Zhirinovsky notably then worked in the International Department of the Soviet Peace Committee -- that was the KGB's playground -- and the Communist Party's domain -- as it was the chief organ for attempting to influence the Wester peace movement to serve Soviet interests in arms talks. It was a hugely-staffed and wealthy outfit that sent people all over the world to conferences, and also had various sub-committees on themes like "physicians for peace" or "children" to interact with foreigners. Next he worked in a department in the Ministry of Justice that dealt with foreigners. And so on. All of the markers in his biography spell to anyone familiar with the Soviet Union: KGB. He could be actually employed by the KGB, and then placed in various organizations for cover, or he could merely cooperate closely, once recruited as an informant.
Everyone in Moscow in those days who saw the emergence of the misleadingly-named Liberal Democratic Party of Russia (LDPR) and saw them and their hateful signs and antics and demonstrations and parades viewed them as a provocation. They were not sincere, albeit harsh and extreme, like Ampilov's Trudovaya Rossiya, a hardline communist labor group (and maybe that movement was compromised). They were not independent reformers if operators -- like the famous prosecutors Gdlyan and Ivanov of those years. They weren't like DemPerestroika, an independent movement some of whose figures are still active. LDPR was a clown show, and we thought we understood its purpose: to draw people to it, to lure them into trouble, to radicalize them, and then either have them get themselvs arrested -- or merely discredit the very act of independent political organizing.
That was the purpose on the Hall of Columns staircase -- on the one hand, to impress the gullible with the supposed advances of free speech in Russia, and on the other hand, to horrify those with any knowledge of Russian -- this, ladies and gentleman, is what you will get with your free speech. Crazy, loony, hateful anti-semitic and anti-Western conspiracy theory!
In 1994, the Mayor of St. Petersburg, Anatoly Sobchak, came out with an expose on the Zhirinovsky issue, claiming that Gorbachev had conspired with the KGB to create a fake party to discredit independent politics.
The KGB official said to be responsible for the project was the infamous Filipp Bobkov, who is still alive today in his 80s, who was at one time head of the Fifth Directorate of the KGB, which was responsible for monitoring and trying to co-opt or get arrested the various Soviet dissidents. One to my enormous surprise, Bobkov came up to me at a conference in 1991, before the coup, but when the Gorbachev thaw was already running -- and facing chilling reversals. He said he had always wanted to meet me -- he had followed me, so to speak. I had made many visits to dissidents in those years. I didn't shake his hand; to do so would be considered zapodlo, against the zek code of honour --- because he had put people in jail and caused enormous suffering. He, meanwhile would write in later memoiries how he imagined he was guiding people out of their erroneous ways...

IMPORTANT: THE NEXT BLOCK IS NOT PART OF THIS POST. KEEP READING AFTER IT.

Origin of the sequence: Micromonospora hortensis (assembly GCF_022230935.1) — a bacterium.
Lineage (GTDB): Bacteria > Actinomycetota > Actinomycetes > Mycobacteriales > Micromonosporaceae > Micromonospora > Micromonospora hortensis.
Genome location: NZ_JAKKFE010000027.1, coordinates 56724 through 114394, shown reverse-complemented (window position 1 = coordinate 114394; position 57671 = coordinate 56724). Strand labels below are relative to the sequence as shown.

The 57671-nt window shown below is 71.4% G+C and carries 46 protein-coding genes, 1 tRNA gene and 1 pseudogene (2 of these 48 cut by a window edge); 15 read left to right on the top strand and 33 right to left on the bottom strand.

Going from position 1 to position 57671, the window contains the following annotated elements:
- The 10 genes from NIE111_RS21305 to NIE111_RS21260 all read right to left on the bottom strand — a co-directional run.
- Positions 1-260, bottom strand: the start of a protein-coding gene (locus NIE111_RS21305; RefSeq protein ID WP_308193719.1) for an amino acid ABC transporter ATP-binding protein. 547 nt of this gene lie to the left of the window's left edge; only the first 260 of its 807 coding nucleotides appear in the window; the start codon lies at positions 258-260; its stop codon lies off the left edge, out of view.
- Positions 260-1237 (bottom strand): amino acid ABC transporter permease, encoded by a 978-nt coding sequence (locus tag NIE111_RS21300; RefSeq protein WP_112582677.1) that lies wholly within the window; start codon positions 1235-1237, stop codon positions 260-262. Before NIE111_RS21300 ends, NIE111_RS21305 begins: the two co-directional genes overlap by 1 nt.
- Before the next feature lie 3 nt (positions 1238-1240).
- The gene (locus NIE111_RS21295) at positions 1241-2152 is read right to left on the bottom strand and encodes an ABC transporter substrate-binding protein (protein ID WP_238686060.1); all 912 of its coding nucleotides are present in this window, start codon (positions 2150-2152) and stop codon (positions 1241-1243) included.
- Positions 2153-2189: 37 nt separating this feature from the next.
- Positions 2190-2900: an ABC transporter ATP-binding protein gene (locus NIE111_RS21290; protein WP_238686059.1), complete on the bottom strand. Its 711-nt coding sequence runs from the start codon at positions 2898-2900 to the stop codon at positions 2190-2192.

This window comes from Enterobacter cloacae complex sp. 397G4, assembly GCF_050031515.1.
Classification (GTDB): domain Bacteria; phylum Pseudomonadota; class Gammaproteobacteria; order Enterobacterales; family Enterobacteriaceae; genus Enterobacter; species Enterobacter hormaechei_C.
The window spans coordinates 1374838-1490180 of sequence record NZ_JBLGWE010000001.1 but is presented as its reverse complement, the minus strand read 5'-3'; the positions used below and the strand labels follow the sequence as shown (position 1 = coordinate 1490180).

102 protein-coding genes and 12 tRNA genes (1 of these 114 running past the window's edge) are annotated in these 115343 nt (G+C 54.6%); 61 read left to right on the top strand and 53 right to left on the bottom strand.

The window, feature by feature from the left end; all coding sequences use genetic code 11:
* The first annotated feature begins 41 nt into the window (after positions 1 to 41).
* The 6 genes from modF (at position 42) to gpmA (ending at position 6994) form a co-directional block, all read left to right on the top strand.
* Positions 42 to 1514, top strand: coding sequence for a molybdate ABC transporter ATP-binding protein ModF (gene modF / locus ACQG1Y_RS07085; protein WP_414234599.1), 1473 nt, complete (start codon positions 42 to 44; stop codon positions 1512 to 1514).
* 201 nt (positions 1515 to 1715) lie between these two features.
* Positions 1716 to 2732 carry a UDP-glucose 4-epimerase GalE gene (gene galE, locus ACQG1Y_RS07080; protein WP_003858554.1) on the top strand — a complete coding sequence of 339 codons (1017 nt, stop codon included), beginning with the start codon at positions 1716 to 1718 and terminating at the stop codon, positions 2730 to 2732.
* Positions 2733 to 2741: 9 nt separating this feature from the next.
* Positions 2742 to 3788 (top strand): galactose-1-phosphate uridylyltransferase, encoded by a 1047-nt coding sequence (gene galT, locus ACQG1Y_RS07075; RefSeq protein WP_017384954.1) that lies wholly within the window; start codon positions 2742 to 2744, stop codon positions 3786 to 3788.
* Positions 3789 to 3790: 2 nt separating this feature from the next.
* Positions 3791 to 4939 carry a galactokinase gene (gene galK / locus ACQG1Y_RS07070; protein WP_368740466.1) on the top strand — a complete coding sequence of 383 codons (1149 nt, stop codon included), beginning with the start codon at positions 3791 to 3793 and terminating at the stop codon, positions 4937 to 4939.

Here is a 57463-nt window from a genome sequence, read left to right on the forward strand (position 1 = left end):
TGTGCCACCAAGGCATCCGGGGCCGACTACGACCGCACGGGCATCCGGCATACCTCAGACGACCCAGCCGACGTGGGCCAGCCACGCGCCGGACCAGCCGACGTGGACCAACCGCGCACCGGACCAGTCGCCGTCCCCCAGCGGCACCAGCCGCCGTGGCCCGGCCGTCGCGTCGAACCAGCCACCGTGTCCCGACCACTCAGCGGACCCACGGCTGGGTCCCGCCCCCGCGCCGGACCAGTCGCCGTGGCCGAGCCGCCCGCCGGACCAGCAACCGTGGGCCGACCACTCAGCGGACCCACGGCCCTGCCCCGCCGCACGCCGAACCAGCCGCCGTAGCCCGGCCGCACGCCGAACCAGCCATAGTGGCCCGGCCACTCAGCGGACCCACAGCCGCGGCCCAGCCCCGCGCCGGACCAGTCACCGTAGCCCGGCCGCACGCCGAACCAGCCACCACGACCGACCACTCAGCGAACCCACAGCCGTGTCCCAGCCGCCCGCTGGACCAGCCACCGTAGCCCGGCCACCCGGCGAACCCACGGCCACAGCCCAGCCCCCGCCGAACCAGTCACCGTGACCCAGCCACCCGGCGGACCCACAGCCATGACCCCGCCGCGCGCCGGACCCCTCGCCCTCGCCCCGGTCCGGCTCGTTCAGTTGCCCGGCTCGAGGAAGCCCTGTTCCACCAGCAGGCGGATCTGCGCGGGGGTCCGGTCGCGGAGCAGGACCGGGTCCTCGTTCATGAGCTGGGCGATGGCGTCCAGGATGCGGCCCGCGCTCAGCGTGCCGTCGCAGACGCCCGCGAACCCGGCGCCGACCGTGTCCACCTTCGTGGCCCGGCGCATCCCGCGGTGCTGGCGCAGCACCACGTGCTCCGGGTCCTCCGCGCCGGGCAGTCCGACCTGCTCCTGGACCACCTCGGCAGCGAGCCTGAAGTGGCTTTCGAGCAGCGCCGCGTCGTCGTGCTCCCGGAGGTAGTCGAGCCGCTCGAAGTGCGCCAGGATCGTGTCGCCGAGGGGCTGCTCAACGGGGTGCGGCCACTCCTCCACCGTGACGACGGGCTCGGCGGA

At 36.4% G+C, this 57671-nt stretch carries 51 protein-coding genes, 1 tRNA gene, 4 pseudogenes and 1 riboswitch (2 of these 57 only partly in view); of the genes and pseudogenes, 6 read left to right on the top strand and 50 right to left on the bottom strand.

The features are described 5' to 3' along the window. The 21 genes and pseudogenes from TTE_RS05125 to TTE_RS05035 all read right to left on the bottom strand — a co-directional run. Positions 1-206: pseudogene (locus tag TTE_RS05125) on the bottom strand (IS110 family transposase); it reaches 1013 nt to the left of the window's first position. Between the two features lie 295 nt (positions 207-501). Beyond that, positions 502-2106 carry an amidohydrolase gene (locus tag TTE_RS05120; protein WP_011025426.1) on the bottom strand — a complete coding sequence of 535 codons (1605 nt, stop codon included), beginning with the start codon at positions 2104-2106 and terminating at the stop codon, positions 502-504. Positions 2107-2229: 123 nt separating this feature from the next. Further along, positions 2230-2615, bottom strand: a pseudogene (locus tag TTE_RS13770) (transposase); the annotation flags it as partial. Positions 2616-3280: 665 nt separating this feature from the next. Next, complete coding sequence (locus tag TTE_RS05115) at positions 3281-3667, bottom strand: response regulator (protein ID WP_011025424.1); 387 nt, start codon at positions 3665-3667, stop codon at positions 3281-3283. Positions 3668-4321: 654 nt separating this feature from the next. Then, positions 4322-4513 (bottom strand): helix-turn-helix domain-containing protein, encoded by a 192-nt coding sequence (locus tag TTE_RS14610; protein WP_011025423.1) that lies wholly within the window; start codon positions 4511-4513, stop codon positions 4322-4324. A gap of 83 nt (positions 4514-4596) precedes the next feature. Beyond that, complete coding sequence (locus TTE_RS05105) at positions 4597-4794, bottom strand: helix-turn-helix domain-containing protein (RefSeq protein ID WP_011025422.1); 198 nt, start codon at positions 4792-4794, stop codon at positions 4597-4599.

Alexander Yakovlev, the liberal Politburo member associated with perestroika also said Zhirinovsky was something of a Zubatov-style project -- Zubatov was known as the Tsar's secret policeman from the Okhrana who had pretended to be a socialist party -- again, to lure people into radicalization so they would be visible and to get them arrested. It was said of one of Zubatov's groups that had a name like PromTovarishchestvo, or industrial society, that the people who joined it as a secret police provocation actually came to rather like it, and to enjoy the freedom of expression and discussion it afforded. They were reluctant to give it up and go back to being Tsarist loyalists. Zubatov, on the other hand, committed suicide when the Tsar abdicated.
The story of Zhirnovsky and his KGB affiliations couldn't be more obvious to most informed people -- not only because of his place of education, his career trajectory of compromise, his foreign postings, his Peace Committee work, etc. but because of the obvious authority of not only the Mayor of Leningrad but a Politburo Member exposing that it was Gorbachev's plot. But such was the Western attitude toward Gorbie -- adoring -- that nobody wanted to hear anything negative about him. And there are some pro-Kremlin advocates for whom even a self-confession and folders of documented proof of intelligence connections are never enough. One wonders, for example, what the accepted standard of proof would be for Edward Snowden, given the determination of some to ignore the obvious signs of cooptation.
Whatever the case, while "everybody" knows that Zhirinovsky is a KGB project, a clown meant to serve as a lightning rod to lead people astray and discredit opposition in general, it seems new people are born every minute who have to discover this anew. They either think that Zhirinovsky, whatever his provenance, represents a strain of wild antisemitism and hatred of the West prevelant in Russia anyway that only awaits its entrepreneur, or they think that it's impermissible to call out anybody's KGB affiliations because it's politically incorrect.
And we can't rule out that once the Soviet Union collapsed, and Bobkov was out of a job, that the project no longer had a minder, or was kicked around from office to office and not really properly tended to. And here we all are.